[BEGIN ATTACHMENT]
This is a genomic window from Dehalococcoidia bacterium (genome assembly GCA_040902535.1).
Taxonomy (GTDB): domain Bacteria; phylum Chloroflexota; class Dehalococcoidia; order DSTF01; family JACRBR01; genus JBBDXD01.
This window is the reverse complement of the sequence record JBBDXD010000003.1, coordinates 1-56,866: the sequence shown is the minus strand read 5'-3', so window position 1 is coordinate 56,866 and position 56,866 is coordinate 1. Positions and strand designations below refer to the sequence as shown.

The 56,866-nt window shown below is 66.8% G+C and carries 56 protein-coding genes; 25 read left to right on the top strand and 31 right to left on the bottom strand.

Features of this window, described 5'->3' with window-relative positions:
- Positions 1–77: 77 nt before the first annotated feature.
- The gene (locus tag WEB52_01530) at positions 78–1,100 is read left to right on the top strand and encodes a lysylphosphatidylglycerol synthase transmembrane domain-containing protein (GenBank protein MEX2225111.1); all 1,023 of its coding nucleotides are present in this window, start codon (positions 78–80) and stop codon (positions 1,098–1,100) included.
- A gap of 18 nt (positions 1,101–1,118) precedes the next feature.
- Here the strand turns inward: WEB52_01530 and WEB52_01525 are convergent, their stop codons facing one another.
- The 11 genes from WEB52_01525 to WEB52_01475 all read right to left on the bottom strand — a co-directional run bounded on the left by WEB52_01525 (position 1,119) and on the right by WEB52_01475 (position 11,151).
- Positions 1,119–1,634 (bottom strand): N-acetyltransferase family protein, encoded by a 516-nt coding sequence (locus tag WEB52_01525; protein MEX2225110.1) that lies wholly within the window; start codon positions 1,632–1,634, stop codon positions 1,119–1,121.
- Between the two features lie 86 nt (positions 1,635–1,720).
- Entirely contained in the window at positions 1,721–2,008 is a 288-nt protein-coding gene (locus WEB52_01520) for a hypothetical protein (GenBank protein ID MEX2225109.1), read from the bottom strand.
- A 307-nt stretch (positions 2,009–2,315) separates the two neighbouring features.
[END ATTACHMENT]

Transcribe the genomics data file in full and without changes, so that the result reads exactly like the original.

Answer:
This is a genomic window from Dehalococcoidia bacterium (genome assembly GCA_040902535.1).
Taxonomy (GTDB): domain Bacteria; phylum Chloroflexota; class Dehalococcoidia; order DSTF01; family JACRBR01; genus JBBDXD01.
This window is the reverse complement of the sequence record JBBDXD010000003.1, coordinates 1-56,866: the sequence shown is the minus strand read 5'-3', so window position 1 is coordinate 56,866 and position 56,866 is coordinate 1. Positions and strand designations below refer to the sequence as shown.

The 56,866-nt window shown below is 66.8% G+C and carries 56 protein-coding genes; 25 read left to right on the top strand and 31 right to left on the bottom strand.

Features of this window, described 5'->3' with window-relative positions:
- Positions 1–77: 77 nt before the first annotated feature.
- The gene (locus tag WEB52_01530) at positions 78–1,100 is read left to right on the top strand and encodes a lysylphosphatidylglycerol synthase transmembrane domain-containing protein (GenBank protein MEX2225111.1); all 1,023 of its coding nucleotides are present in this window, start codon (positions 78–80) and stop codon (positions 1,098–1,100) included.
- A gap of 18 nt (positions 1,101–1,118) precedes the next feature.
- Here the strand turns inward: WEB52_01530 and WEB52_01525 are convergent, their stop codons facing one another.
- The 11 genes from WEB52_01525 to WEB52_01475 all read right to left on the bottom strand — a co-directional run bounded on the left by WEB52_01525 (position 1,119) and on the right by WEB52_01475 (position 11,151).
- Positions 1,119–1,634 (bottom strand): N-acetyltransferase family protein, encoded by a 516-nt coding sequence (locus tag WEB52_01525; protein MEX2225110.1) that lies wholly within the window; start codon positions 1,632–1,634, stop codon positions 1,119–1,121.
- Between the two features lie 86 nt (positions 1,635–1,720).
- Entirely contained in the window at positions 1,721–2,008 is a 288-nt protein-coding gene (locus WEB52_01520) for a hypothetical protein (GenBank protein ID MEX2225109.1), read from the bottom strand.
- A 307-nt stretch (positions 2,009–2,315) separates the two neighbouring features.